Criminal Justice

In the wake of many incidents involving police violence and the protests that followed, Pence and Trump have been critics of  Harris and Biden for being “enemies of the police.” 

At a campaign event in 2016, Pence discussed police shootings in Oklahoma and North Carolina. He said, “Donald Trump and I believe there’s been far too much of this talk of institutional bias or racism within law enforcement. Police officers are human beings. In difficult and life-threatening situations, mistakes are made and people have to be held to strict account. … we ought to set aside this talk about institutional racism and institutional bias.”

California Senator Kamala Harris

Kamala Harris by Jessica Conley

Upbringing and education

Harris was born in 1964 in Oakland, CA. She was the child of two immigrant parents but was raised by her mother after their divorce. Her mother, originally from India, was a successful cancer researcher, and her father, initially from Jamaica, is an economist and professor emeritus at Stanford University. 

Harris earned her bachelor’s degree in political science and economics at Howard University and furthered her education by completing a law degree at the University of California’s Hastings College of the Law. After graduating law school in 1989, Harris began working as a deputy district attorney, and in 2004, Harris became a district attorney of San Francisco. By 2011, Harris had moved on to being attorney general of California and was then voted in as a U.S. senator of California, a job she is still currently working. 

Gun control

Harris has made promises to use executive action to achieve stricter gun control if elected. Along with most of the Democratic party, she supports mandatory background checks, tightening loopholes, more regulation of gun manufacturers, and a ban on assault weapons. She has also mentioned that she would be open to the idea of a mandatory buyback program for assault rifles.


In regards to the COVID-19 pandemic, Harris is a strong advocate for free virus testing and free masks to slow the spread. She has also been working to improve the financial issues that have arisen because of the virus. 

These ideas include federal laws to stop landlords from evicting renters, monthly stimulus checks for people with incomes less than $120,000 a year, and healthcare coverage for COVID-19 treatment and vaccines. 


Harris’ constantly changing opinion on healthcare has been a key downfall in her vice-presidential campaign. 

In 2017, she was one of the first Democrats to sign Bernie Sanders’ Medicare for All bill, which would provide government-run medical insurance for all Americans. 

However, she has since expressed different opinions against the elimination of private health insurance companies. As of October 2020, the Democratic presidential nominee is against Medicare for All and instead wants to strengthen the Affordable Care Act.


As a child of immigrants herself, Harris has been particularly vocal about her opinions about immigration. She plans to provide a path towards citizenship for the large number of undocumented immigrants currently living in the U.S.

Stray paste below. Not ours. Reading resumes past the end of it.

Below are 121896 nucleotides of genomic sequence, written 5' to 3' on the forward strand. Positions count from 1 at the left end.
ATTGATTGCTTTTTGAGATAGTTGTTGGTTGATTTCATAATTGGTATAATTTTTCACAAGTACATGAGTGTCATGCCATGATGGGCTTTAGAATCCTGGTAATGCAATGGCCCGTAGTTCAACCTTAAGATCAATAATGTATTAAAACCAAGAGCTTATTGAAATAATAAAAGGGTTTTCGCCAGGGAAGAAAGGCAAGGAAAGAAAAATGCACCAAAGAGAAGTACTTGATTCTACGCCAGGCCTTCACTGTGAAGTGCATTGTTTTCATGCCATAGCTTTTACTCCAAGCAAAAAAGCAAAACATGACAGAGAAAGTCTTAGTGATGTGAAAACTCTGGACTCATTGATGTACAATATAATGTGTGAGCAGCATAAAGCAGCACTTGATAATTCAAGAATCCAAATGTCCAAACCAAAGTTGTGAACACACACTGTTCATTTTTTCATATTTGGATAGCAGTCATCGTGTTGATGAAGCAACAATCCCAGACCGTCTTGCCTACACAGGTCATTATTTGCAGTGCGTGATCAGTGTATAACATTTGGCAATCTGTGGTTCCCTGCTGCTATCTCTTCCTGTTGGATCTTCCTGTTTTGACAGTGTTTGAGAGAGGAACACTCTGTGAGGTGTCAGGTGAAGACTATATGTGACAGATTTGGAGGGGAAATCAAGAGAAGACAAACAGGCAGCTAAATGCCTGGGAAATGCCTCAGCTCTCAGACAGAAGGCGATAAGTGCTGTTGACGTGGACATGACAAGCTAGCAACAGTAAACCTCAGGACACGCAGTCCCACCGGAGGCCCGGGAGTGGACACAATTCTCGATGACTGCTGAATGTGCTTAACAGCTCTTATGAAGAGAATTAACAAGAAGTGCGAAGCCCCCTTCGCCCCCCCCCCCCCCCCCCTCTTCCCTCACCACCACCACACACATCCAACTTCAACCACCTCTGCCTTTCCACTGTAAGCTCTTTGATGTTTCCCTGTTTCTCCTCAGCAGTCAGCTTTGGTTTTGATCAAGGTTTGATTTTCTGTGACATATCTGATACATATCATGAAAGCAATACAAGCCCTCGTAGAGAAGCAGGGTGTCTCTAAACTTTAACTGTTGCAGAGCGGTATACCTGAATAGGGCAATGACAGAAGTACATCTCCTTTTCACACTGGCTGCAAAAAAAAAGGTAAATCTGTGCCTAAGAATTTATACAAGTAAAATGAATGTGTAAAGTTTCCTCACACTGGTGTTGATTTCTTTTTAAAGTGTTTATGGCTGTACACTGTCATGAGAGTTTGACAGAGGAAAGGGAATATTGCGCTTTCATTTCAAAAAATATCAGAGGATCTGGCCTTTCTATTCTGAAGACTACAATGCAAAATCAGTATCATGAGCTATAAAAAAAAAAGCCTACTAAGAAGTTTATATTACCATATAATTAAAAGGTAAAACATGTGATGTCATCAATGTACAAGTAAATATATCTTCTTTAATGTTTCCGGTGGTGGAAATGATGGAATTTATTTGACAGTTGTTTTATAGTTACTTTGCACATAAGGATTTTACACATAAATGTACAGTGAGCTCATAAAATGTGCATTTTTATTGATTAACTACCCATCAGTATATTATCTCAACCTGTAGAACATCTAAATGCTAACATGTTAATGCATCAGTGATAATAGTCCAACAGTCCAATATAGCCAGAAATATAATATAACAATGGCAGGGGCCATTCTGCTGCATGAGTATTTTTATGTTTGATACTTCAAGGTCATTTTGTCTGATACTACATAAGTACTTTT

Like most Democratic candidates, she supports decriminalizing border crossings by undocumented immigrants.

“Let’s be clear. This is a nation founded by immigrants. Unless, you know, your history is of your ancestors being kidnapped and brought over on a slave ship unless you are Native American, your people are immigrants,” said Harris at MSNBC Town Hall in 2019.

Climate Change

Senator Harris, along with many people in the U.S., has expressed concerns about climate change. To combat this, she was a co-sponsor of the Green New Deal, which advocates for overloading the U.S. economy in order to prevent and stop climate change. 

In her current campaign, she outlined a plan for net-zero emissions by 2045. However, this climate plan comes with a $10 trillion price tag.

Criminal justice 

Along with the rest of the Democratic party, Harris supports reform in the criminal justice system. She has described herself as a “progressive prosecutor” and “top cop” in her California government jobs. However, she does not support defunding the police. Instead, she wants to focus on “reimagining how we do public safety in America.” 

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About the Contributor
Jessica Conley
Jessica Conley, Staff Writer
Jessica Conley is a senior at Carlmont High School and enjoys creating cartoons and writing for Scot Scoop. She loves playing water polo and skiing. In addition to sports, she is actively involved in the community, participating in Belmont's Youth Advisory Committee and as Senior Patrol Leader of BSA Troop 301. To check out her portfolio, click here. Twitter: @jessicaconley_

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The student news site of Carlmont High School in Belmont, California.
An overview of the Vice Presidential nominees